Behavioural assessment of Murray cod decision-making and implications for conservation and welfare

Leia Rogers, Ellie Sales, Keller Kopf, Rafael Freire (Presenter)

Research output: Other contribution to conferenceAbstractpeer-review

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One key aspect of fish behaviour which has implications for welfare and conservation is understanding how fish make decisions when faced with complex, dangerous and uncertain environments. Behavioural research indicates that other animals experience affective states which serve to generate appropriate responses when presented with complex situations; in the human literature these affective states are referred to as “emotions”. The aim of this study was to determine if Murray cods’ responses to ambiguous/uncertain stimuli are influenced by affective state. Using a typical go/no-go judgement bias test, Murray cod were trained to enter a compartment at one corner of a large tank to receive a positive outcome (food), and to receive a negative outcome (chased by a net) after entering a compartment at another corner of the tank. Six Murray cod approached the positive outcome compartment significantly faster than the negative outcome compartment, indicating that they successfully learnt the discrimination task. Decision-making was then examined by opening three compartments in intermediate locations between the negative and positive outcome locations. In unrewarded probe tests, fish showed a typical generalisation curve indicating that they were combining knowledge of the positive and negative outcomes to decide whether to approach or avoid these intermediate compartments. Preliminary findings suggest that following 24 hours of housing with a larger Murray cod, which was predicted to induce a negative affective state, fish showed a slower response to the intermediate compartments compared to control-housed fish. The findings presented here confirm the remarkable learning ability of fish, and are consistent with the involvement of affective states in complex decision-making in Murray cod. The possibility that fish experience affective states has important implications for welfare and we discuss how knowledge of decision-making processes can help us predict how fish will respond and adapt to natural and anthropogenic environmental challenges.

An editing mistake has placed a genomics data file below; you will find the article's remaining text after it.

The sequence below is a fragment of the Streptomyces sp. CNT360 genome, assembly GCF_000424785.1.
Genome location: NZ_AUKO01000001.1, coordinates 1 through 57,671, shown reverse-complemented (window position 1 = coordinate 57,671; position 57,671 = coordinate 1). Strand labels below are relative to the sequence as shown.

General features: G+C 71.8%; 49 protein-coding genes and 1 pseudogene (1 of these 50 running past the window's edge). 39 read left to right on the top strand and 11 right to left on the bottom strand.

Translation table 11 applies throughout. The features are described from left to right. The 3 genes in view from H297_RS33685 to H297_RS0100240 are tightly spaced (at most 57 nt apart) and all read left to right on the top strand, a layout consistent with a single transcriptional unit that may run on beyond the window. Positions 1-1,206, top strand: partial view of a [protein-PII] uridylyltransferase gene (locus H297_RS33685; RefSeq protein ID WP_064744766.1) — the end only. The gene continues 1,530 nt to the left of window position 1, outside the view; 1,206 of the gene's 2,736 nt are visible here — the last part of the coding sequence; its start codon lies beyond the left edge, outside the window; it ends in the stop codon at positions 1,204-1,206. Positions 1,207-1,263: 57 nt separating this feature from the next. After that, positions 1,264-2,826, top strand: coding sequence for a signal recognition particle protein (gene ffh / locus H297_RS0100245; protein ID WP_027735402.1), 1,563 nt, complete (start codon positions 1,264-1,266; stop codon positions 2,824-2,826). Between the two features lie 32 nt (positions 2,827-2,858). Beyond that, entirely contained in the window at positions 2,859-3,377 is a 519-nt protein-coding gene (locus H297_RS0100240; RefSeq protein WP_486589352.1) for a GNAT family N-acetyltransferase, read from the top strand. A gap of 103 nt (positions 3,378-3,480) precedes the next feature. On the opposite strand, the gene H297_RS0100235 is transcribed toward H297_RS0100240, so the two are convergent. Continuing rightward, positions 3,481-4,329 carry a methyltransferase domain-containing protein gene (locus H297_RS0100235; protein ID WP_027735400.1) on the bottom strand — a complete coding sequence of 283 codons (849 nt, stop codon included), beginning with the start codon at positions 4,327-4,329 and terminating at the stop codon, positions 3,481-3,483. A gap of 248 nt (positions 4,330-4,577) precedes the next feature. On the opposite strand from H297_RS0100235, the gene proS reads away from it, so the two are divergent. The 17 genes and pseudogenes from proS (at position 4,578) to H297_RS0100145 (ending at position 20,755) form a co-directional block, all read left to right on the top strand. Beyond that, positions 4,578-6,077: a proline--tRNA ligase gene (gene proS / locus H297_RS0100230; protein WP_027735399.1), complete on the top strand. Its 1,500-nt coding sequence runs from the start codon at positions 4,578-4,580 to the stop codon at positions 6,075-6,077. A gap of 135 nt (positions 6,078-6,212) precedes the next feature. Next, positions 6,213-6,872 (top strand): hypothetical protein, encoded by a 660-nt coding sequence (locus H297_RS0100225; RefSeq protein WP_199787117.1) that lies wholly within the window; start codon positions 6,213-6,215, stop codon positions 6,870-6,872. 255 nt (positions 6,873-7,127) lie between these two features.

Original languageEnglish
Number of pages1
Publication statusPublished - 14 Oct 2019
EventAustralian Society for Fish Biology Conference - National Library of Australia, Canberra, Australia
Duration: 14 Oct 201917 Oct 2019


ConferenceAustralian Society for Fish Biology Conference
Abbreviated titleCommunicate to illuminate and inspire
Internet address

Grant Number

  • CSU Green


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